Follow the money

By now, we know how ineffective and problematic the recent Green Homes Grant was, even though it did raise considerable consumer interest in heat pumps. The early close of the short-term scheme was avoidable if government had listened to industry from the outset.

In the Heat and Buildings Strategy, we may see BEIS set the scene for a replacement of the Green Homes Grant in the next Spending Review.

We worked closely with government to help bring to life the Green Homes Grant, in context of its promises of a ‘green industrial revolution’, especially after a difficult year post-coronavirus.

The Green Homes Grant was poorly designed, despite our recommendations; difficult to navigate for both installers and consumers, who had to wade through convoluted processes, unpick confusing information and face a huge administrative burden.

Any new consumer grant scheme must be rooted in long-term thinking, providing a stable, simple incentive for a minimum of 10 years. Without this commitment, uptake in renewables will suffer, industry trust will dissipate, and our net zero goals will fall further out of reach.

BEIS could introduce a beefed-up Clean Heat Grant scheme, which is currently only planned for a two-year period that is expected to start March 2022. Timings for it could be brought forward to address very real demand and a policy gap, with the aim to kickstart a domestic heat pump sector and bring about research and development that will see costs reduce.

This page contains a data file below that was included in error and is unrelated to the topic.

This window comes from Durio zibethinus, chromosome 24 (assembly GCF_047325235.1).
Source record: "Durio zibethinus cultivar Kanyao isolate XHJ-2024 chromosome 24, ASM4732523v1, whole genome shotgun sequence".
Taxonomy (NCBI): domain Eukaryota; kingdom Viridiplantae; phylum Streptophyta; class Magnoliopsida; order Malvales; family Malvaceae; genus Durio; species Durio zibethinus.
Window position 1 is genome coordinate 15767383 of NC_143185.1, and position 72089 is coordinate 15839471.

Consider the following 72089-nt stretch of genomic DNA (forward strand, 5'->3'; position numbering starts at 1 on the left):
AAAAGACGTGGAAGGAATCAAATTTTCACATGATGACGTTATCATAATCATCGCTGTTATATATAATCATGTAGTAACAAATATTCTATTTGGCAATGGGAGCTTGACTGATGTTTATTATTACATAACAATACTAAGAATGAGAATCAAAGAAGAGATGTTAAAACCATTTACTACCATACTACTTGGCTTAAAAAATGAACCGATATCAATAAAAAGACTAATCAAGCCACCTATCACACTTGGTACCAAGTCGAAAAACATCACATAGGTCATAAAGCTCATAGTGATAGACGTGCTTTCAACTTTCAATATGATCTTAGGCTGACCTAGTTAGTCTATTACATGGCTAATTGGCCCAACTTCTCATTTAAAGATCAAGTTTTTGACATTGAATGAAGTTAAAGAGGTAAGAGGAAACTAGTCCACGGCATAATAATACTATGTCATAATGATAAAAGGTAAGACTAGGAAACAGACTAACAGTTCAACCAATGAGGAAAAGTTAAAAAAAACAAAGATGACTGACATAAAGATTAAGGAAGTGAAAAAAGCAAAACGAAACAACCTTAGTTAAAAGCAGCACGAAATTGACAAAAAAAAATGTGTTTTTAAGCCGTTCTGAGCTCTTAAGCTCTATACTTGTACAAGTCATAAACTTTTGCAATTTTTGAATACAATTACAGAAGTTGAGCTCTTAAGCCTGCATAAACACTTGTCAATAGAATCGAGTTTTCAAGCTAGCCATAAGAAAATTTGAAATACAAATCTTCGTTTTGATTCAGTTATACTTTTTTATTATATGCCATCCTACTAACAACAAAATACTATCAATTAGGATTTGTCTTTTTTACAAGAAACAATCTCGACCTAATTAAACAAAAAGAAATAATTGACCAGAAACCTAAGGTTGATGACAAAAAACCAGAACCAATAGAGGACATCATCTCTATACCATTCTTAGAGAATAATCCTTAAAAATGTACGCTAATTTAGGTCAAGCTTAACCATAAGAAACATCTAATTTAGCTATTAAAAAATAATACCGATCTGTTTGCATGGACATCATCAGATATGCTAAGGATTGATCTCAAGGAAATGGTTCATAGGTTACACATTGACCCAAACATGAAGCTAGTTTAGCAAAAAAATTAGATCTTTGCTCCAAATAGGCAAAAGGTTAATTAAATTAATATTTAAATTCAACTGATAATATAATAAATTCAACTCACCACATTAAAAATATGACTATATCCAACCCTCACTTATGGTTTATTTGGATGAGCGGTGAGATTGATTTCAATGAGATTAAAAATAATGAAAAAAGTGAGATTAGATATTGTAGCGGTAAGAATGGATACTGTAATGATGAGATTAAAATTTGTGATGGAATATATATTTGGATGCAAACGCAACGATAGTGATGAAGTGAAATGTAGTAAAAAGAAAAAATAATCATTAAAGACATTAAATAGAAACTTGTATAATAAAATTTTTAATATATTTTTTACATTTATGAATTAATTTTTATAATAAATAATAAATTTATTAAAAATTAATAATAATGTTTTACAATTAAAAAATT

Insulating millions of homes will also be top of the list. Stable decisions, clear deadlines and learning from the Green Homes Grant’s backwards application system is crucial for a successful replacement scheme aimed at encouraging more homeowners to invest in insulation.

We must not forget this current government’s levelling-up agenda, too. It would be wise to expect the Heat and Buildings Strategy to include some form of spotlight on the making homes in the North and Midlands more energy efficient, especially after the success in the recent local elections.

Finally, we hope to see the Heat and Buildings Strategy tackle the bizarre costs of environmental and social levies on energy bills. The UK still imposes significant taxes and environmental levies (23%) on domestic electricity, but almost none (less than 2%) on gas. This needs to be reversed. Surely a forward-thinking strategy will explain how these levies could be redistributed to encourage the move to clean heat.

Green finance

Grants are not the only way of incentivising vital home upgrades. Green mortgages, stamp duty rebates, zero interest loans for greening homes, reducing VAT on energy efficiency, optional salary sacrifices, council tax flexing – all have a place in solving the net zero puzzle.

Any strategy worth its salt will lean on as many green finance solutions as possible, and we look forward to looking at them in their wider context.

MCS will remain vocal on the need to reduce VAT on energy and renewables as an immediate measure that would have significant, positive impacts from day one.


Installing 600,000 heat pumps a year will require significant investment in training and development for an entire sector.

Whatever announcement is made around this, the emphasis should always be on quality, not quantity. Upskilling people to be heat pump engineers requires time and expertise, which should be gained from installers themselves, not just manufacturers.

Poor training would jeopardise the standards that MCS works tirelessly to uphold. For the good of the industry and to protect homeowners from rogue installations, creating green jobs needs to be done in consultation with renewables leaders.